The Common Eider (pronounced /?a?.d?r/) is both the largest of the four eider species and the largest duck found in Europe and in North America (except for the Muscovy Duck which only reaches North America in a wild state in southernmost Texas). This sea-dcuk measures 50 to 71 cm (20 to 28 in) in length, weighs 0.81 to 3.04 kg (1.8 to 6.7 lb) and spans 80-110 cm (31-43 in) across the wings. It is characterized by its bulky shape and large, wedge-shaped bill. The male is unmistakable, with its black and white plumage and green nape. The female is a brown bird, but can still be readily distinguished from all ducks, except other eider species, on the basis of size and head shape. The species is often readily approachable. Drakes of the European, eastern North American and Asia/western North American races can be distinguished by minor differences in plumage and bill colour. Some authorities place the subspecies v-nigra as a separate species.


Habitat and Distribution

The Common Eider is distributed over the northern coasts of Europe, North America and eastern Siberia. It breeds in Arctic and some northern temperate regions, but winters somewhat farther south in temperate zones, when it can form large flocks on coastal waters. It can fly at speeds up to 113 km/h (70 mph).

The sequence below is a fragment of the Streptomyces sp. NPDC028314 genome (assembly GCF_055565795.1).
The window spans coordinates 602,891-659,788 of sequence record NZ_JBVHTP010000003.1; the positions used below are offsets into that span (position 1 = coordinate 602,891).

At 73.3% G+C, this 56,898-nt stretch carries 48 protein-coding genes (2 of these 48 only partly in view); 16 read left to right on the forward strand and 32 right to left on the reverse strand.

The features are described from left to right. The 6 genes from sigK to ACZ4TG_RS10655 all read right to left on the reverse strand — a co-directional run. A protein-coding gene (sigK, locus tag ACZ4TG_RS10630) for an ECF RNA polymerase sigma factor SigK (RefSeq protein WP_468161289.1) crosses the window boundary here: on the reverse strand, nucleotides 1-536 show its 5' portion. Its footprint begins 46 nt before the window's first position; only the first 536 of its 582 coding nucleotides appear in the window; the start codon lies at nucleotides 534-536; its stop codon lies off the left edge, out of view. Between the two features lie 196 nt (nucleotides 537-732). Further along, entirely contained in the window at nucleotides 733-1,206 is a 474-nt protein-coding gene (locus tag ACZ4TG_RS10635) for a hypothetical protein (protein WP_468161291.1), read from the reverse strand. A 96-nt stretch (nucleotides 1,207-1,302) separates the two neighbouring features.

Feeding

This species dives for crustaceans and molluscs, with mussels being a favoured food. The eider will eat mussels by swallowing them whole; the shells are then crushed in their gizzard and excreted. When eating a crab, the Eider will remove all of its claws and legs, and then eat the body in a similar fashion.


Breeding

The eider's nest is built close to the sea and is lined with the celebrated eiderdown, plucked from the female's breast. Eiders are colonial breeders. They nest on coastal islands in colonies ranging in size of less than 100 to upwards of 10,000-15,000 individuals.


Calls and Songs

The drake's display call is a strange almost human-like `ah-ooo,` while the hen utters hoarse quacks.